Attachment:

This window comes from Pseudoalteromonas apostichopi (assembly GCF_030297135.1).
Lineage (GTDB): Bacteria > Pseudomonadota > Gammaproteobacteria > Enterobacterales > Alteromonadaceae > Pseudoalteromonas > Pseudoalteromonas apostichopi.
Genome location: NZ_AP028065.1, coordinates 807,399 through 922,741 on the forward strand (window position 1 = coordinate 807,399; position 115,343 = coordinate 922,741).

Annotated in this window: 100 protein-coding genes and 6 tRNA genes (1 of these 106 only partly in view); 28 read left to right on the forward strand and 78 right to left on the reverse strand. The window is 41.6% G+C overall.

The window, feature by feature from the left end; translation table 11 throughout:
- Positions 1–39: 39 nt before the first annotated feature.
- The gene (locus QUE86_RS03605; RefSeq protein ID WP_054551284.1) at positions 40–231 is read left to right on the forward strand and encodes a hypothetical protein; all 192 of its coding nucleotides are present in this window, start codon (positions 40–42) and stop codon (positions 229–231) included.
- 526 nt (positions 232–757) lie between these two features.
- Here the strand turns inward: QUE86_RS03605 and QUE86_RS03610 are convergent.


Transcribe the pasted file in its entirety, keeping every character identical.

This window comes from Pseudoalteromonas apostichopi (assembly GCF_030297135.1).
Lineage (GTDB): Bacteria > Pseudomonadota > Gammaproteobacteria > Enterobacterales > Alteromonadaceae > Pseudoalteromonas > Pseudoalteromonas apostichopi.
Genome location: NZ_AP028065.1, coordinates 807,399 through 922,741 on the forward strand (window position 1 = coordinate 807,399; position 115,343 = coordinate 922,741).

Annotated in this window: 100 protein-coding genes and 6 tRNA genes (1 of these 106 only partly in view); 28 read left to right on the forward strand and 78 right to left on the reverse strand. The window is 41.6% G+C overall.

The window, feature by feature from the left end; translation table 11 throughout:
- Positions 1–39: 39 nt before the first annotated feature.
- The gene (locus QUE86_RS03605; RefSeq protein ID WP_054551284.1) at positions 40–231 is read left to right on the forward strand and encodes a hypothetical protein; all 192 of its coding nucleotides are present in this window, start codon (positions 40–42) and stop codon (positions 229–231) included.
- 526 nt (positions 232–757) lie between these two features.
- Here the strand turns inward: QUE86_RS03605 and QUE86_RS03610 are convergent.